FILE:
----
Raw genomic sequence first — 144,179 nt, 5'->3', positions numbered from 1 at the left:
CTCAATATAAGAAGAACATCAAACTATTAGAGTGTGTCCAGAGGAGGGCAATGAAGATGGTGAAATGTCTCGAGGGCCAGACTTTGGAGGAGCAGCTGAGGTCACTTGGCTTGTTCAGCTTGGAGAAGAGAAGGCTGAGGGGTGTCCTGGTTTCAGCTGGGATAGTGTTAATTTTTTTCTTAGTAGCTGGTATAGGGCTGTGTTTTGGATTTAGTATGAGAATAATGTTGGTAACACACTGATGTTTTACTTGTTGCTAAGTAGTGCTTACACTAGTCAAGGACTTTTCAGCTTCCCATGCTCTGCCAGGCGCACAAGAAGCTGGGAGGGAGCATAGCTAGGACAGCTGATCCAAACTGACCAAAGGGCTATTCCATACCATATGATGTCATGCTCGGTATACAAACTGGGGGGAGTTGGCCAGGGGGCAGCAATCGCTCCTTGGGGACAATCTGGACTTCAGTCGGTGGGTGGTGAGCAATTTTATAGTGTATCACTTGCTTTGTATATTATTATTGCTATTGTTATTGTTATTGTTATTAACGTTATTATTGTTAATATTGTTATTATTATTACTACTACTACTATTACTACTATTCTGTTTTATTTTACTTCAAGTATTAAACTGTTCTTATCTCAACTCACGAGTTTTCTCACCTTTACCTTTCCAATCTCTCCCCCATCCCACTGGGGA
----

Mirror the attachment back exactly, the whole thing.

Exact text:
Raw genomic sequence first — 144,179 nt, 5'->3', positions numbered from 1 at the left:
CTCAATATAAGAAGAACATCAAACTATTAGAGTGTGTCCAGAGGAGGGCAATGAAGATGGTGAAATGTCTCGAGGGCCAGACTTTGGAGGAGCAGCTGAGGTCACTTGGCTTGTTCAGCTTGGAGAAGAGAAGGCTGAGGGGTGTCCTGGTTTCAGCTGGGATAGTGTTAATTTTTTTCTTAGTAGCTGGTATAGGGCTGTGTTTTGGATTTAGTATGAGAATAATGTTGGTAACACACTGATGTTTTACTTGTTGCTAAGTAGTGCTTACACTAGTCAAGGACTTTTCAGCTTCCCATGCTCTGCCAGGCGCACAAGAAGCTGGGAGGGAGCATAGCTAGGACAGCTGATCCAAACTGACCAAAGGGCTATTCCATACCATATGATGTCATGCTCGGTATACAAACTGGGGGGAGTTGGCCAGGGGGCAGCAATCGCTCCTTGGGGACAATCTGGACTTCAGTCGGTGGGTGGTGAGCAATTTTATAGTGTATCACTTGCTTTGTATATTATTATTGCTATTGTTATTGTTATTGTTATTAACGTTATTATTGTTAATATTGTTATTATTATTACTACTACTACTATTACTACTATTCTGTTTTATTTTACTTCAAGTATTAAACTGTTCTTATCTCAACTCACGAGTTTTCTCACCTTTACCTTTCCAATCTCTCCCCCATCCCACTGGGGA